Another good resource for those CSA mysteries is Sur La Table’s Eating Local: The Cookbook Inspired by America’s Farmers by Janet Fletcher. Interspersed with profiles of CSA farmers from all across the country, the book contains a great selection of recipes for not only vegetables, but also fruit, poultry, meat and eggs. The final section is a brief primer about where to find a CSA in your part of the country and how to start your own urban homestead. There are recipes for both familiar and unfamiliar vegetables including old-fashioned dilly beans, what to do with those forgotten veggies the rutabaga, the kohlrabi and the turnip, and a recipe for homemade ketchup (which might be just the thing for those bags of last year’s homegrown tomatoes in the downstairs freezer). The fruit section is particularly appealing, with recipes for galettes and shortcakes and upside-down cakes using the berries and stone fruits that make CSAs and Farmer’s Markets so appealing after a lifetime of tasteless commercial fruit grown to ship rather than for flavor. The final section has a nice introduction to the concept of pastured meat and eggs, although the recipes are a little thin. In the same way that buying a CSA share teaches one how to cook imaginatively with vegetables one might not have thought about before, so buying meat by the “share” -- by the whole or half animal -- requires one to learn to cook all those odd cuts that require a little imagination. Shanks and stew meat and tougher cuts are the rutabagas and kohlrabi of the meat shares, and it would have been useful if the book had included recipes to turn those into meals. This is a lovely book, and the profiles of the farmers are really touching (and bring out the farming envy in some of us). It would be a great resource for someone who has just signed up for a CSA, or even who is looking to extend his or her comfort zone at the farmer’s market.

Another great resource for those who find themselves stumped by their CSA boxes is vegetarian cookbooks. Even if you don’t intend to stop eating meat, the vegetarian cookbooks provide a great resource for someone looking to do something other than just steam that bunch of kale. Heidi Swanson had a justified hit last year with her first cookbook Super Natural Cooking and she’s followed it up with Super Natural Every Day. As she notes in the introduction, for this book she “resisted the urge to include over-the-top, special occasion productions. I left out recipes requiring all day Saturday and on into Sunday to prepare, and skipped the ones with six different components.” What she did instead was keep a running notebook of the things she cooked for herself at home most often, recipes that are, by nature of the way she lives, rooted in fresh ingredients and whole foods. The book is organized by meal: breakfast, lunch, snacks, dinner, drinks, treats, accompaniments, and it is illustrated with Swanson’s own photographs. The extensive introduction is one of the most useful parts of the whole book, explaining what she means by natural and whole foods, how she shops, and how she organizes so that everyday cooking becomes a pleasure rather than a chaotic and rushed chore. The lunch section in particular appealed to me, since like Swanson, I work at home and lunch can so easily degenerate into a pattern: in my case, one involving leftovers which tend to morph into an endlessly-evolving soup. The unusual but easy salads in here are going to perk up my midday meal enormously, especially now that my garden is finally producing some greens. Swanson is particularly good with whole grains, which I have to admit, I neglect in favor of the simplicity of my rice cooker and that huge bag of Chinese rice, but since my partner actually likes a lot of interesting grains, Swanson’s book has me all inspired to start fooling around with farro and wheat berries and rices of other colors. The drinks section is particularly appealing, as is the final section of accompaniments, which contains both sauces like the quince paste dipping sauce, as well as instructions for basic items like poached eggs and properly cooked brown rice. All in all, this is the sort of book I turn to when I know I’ve got plenty in my pantry, but I’m feeling uninspired and I can’t bear to go to the store.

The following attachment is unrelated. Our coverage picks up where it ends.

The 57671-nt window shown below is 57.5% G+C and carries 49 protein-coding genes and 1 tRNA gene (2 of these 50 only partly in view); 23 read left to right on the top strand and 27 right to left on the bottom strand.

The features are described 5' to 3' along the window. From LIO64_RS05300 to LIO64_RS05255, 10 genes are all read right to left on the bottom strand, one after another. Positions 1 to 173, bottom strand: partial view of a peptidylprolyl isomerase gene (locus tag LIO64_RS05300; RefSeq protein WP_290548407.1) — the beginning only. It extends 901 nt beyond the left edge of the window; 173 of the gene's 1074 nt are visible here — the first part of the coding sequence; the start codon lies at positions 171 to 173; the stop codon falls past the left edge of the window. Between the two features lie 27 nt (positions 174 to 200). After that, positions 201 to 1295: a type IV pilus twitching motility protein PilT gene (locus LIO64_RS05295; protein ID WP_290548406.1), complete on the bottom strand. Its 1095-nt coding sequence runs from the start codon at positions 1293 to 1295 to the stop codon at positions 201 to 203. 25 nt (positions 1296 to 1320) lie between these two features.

For anyone looking to increase their cooking skills, expand their repertoire of foods, and to support your local farmers I’d heartily recommend joining a CSA. I have one girlfriend who joined this year, and she’s enjoying not putting in a vegetable garden this spring and using the time she’s saved to get out with her kids more. If a CSA share seems like too much for you, then check out the farmer’s markets -- while they have a reputation for being pricey, if you shop well (or seek out Farmer’s Markets in ethnic neighborhoods) you can usually come home with clean delicious produce for what you would have spent on tasteless commercial vegetables at the store. If you can, and you have the freezer space, seek out a meat share -- when you average out the price per pound it’s usually a good deal, and you’ll really stretch your cooking skills (especially when, as inevitably happens, you wind up with an unlabeled package of frozen meat). Whatever you decide, I’d urge you to take a look at one of these gorgeous cookbooks for inspiration, and at the very least, to add some unfamiliar vegetables to your diet this spring.